I came across a quote that caused me to reread because I am in the “manly state of mind.”

The ultimate measure of a man is not where he stands in moments of comfort, but where he stands at times of challenge and controversy.” -Martin Luther King, Jr.

I encourage you to attend or at least go to to listen to the messages addressed specifically with men in mind.

Mission Statement

Jesus – The Man Series – has been launched! Along with water balloons, water melons, DVD players, 2 Liters of coke etc. – dropped from a height of 60 ft.! Nail pounding competitions, sawzalls….No telling what might happen at CCC these days!

Well, on week one, we focused on Jesus mission. The challenge was for all of you to write your own mission statement. Remember these four things:
• 10 words or less, simple enough for a twelve year old to understand
• Captures the essence of what God created you for
• Gives inspiration for course correction
• Does not change based on context

If you have not done it yet, consider this a challenge to spend some time with God and write out your statement. Do it today!

Then inspire us all by emailing it in to

Next week…Jesus Man of Honor!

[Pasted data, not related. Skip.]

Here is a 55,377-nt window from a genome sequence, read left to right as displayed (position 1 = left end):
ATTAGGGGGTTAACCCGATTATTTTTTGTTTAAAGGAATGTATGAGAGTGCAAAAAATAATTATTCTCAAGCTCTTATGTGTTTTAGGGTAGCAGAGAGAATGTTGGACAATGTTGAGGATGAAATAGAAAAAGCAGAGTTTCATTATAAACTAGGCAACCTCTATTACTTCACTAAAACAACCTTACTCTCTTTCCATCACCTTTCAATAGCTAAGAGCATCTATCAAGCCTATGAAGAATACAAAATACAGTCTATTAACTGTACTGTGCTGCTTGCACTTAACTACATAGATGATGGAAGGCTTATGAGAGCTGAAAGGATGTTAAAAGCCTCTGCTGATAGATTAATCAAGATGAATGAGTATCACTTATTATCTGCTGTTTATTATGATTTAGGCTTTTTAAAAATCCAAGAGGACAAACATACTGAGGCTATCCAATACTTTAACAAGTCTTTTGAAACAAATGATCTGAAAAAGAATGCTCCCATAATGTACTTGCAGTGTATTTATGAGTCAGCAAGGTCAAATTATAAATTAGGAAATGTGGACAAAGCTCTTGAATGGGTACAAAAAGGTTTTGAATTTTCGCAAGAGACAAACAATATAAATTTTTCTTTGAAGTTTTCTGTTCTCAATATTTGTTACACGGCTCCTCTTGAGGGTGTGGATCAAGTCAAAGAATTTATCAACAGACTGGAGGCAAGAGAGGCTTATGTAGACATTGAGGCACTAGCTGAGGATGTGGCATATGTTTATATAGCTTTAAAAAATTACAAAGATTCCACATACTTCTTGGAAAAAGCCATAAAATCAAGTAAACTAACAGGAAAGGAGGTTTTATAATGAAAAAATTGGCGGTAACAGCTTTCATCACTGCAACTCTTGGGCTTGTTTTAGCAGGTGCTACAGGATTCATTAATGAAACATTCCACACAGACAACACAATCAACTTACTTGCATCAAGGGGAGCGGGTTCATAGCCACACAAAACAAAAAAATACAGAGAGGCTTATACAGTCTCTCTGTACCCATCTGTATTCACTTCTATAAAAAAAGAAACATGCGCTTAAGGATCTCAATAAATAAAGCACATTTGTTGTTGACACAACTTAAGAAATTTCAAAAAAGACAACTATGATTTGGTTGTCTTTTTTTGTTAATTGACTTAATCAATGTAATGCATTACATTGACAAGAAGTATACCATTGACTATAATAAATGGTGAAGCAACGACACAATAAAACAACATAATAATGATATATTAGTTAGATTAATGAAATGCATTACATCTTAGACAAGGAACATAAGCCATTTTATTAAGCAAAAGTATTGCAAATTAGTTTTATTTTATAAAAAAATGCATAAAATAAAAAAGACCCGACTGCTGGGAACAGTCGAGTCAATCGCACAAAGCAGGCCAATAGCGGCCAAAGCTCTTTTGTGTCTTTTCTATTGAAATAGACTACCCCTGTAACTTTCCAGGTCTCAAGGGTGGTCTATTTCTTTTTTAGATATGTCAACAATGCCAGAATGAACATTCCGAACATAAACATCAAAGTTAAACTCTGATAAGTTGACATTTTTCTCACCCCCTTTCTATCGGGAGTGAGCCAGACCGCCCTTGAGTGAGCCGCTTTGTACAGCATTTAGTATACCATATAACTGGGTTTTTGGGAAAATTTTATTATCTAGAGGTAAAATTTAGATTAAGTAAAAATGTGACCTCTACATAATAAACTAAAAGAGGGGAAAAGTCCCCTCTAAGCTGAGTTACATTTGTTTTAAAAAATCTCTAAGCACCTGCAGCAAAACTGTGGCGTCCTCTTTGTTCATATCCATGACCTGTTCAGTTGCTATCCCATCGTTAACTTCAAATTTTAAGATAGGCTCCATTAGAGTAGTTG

Body Image – Not for Women Only!

Just want to put in a word for our upcoming series in Gathering entitled Skin Deep. Our guest presenter this upcoming Sunday is Michelle Graham. She’s the author of above title on body image. Michelle comes to us from InterVarsity Christian Fellowship – the ministry Mark Ashton and I worked for before coming here to CCC.

Check out Michelle’s bio and come on out to Gathering this weekend. Michelle will bring copies of her book. Here’s a quick look at the table of contents.

Oh, one last thing. NO, body image isn’t just for women! Men, you are tied into this topic integrally. Michelle gets to talk to you week one, but guys, you’re mine week two. Jerry Bussleman and I are going to look at the topic from the perspective of men. And NO, that week is not just for men, ladies!

1. The Lie We Buy: Beauty and Culture
2. Was Eve a 36C? Beauty and the Fall
3. When Beauty Becomes a Beast: Beauty and Consequences
4. Who’s the Fairest of Them All? Beauty and Ethnicity
5. Who Are We Trying to Please? Beauty and Sin
6. Can I Still Keep My Favorite Lipstick? Beauty and Balance
7. Is There More Than Meets the Eye? Beauty and Character
8. Where Can I Get a Supernatural Makeover? Beauty and Freedom
Appendix: A Note About Eating Disorders

God's work in Mali – Part 2

One of the ministries in Mali that has really grabbed my attention is Bethel Seminary. Bethel is a Christian & Missionary Alliance Seminary that is used by the Malian church to train new Pastors. Simple enough, right?